Literature suggests that rail transit improvements should be associated with more jobs and perhaps increasing share of jobs in a metropolitan area. Literature and some research also suggest that such improvements should increase the number of lower-wage jobs accessible to transit. In this paper, we assess both in the context of all 11 light rail transit systems built in metropolitan areas of fewer than eight million residents in the nation since 1981. Using census block-level job data over the period 2002 to 2011, we evaluate change in jobs and change in metropolitan area job share for all jobs, and lower- and upper-wage jobs for selected light rail transit (LRT) corridors and comparable corridors in each of these 11 metropolitan areas. Overall, we find little difference between the LRT and control corridors in both attracting new jobs and new lower-wage jobs, or in changing relative share of jobs compared to their metropolitan areas, though systems built since 2004 appear to have fared slightly better in both respects. We view these results as generally supportive of LRT employment-related objectives. Planning and policy implications are offered. (Author abstract)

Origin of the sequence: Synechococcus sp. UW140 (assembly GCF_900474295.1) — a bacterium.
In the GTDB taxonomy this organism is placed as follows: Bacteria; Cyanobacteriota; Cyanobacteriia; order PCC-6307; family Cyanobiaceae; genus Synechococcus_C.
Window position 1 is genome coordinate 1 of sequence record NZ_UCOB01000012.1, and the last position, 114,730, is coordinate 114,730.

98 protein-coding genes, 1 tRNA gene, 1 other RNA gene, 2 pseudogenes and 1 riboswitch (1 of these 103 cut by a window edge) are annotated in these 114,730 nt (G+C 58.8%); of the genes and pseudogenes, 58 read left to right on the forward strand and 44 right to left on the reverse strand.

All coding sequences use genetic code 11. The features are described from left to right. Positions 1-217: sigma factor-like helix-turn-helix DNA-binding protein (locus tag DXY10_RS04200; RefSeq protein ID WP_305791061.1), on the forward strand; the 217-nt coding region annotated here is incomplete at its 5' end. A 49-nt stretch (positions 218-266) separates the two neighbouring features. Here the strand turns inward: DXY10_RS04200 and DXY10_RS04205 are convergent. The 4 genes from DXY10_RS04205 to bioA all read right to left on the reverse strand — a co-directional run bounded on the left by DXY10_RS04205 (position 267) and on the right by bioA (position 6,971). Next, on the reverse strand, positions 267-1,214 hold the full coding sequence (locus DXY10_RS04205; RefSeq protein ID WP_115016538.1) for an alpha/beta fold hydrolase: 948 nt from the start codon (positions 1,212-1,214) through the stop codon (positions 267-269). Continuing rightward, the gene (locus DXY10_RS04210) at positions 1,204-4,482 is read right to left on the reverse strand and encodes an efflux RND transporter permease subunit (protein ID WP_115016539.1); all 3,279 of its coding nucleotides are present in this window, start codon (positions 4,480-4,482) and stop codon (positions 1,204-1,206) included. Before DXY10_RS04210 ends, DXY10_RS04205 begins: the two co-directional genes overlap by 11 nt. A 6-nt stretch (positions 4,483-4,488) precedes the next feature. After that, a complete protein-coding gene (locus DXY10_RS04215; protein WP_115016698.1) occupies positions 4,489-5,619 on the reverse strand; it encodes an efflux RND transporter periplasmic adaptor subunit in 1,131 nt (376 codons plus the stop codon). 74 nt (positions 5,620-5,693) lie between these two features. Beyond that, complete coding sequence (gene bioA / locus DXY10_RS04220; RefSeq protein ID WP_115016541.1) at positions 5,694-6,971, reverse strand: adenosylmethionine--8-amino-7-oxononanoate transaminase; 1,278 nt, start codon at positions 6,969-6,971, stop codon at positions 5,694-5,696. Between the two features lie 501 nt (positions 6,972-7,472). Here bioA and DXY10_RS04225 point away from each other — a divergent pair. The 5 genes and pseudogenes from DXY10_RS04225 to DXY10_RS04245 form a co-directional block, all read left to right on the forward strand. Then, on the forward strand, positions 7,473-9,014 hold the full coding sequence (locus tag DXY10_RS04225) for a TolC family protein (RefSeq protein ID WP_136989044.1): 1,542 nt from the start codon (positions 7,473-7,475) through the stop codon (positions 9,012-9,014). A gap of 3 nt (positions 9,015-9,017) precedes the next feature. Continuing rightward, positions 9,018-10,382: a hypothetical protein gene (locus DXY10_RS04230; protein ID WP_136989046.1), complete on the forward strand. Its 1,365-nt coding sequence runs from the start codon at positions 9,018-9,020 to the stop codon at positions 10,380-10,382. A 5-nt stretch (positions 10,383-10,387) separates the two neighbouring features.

But do lower-wage jobs follow? Comparing wage-based outcomes of light rail transit to control corridors
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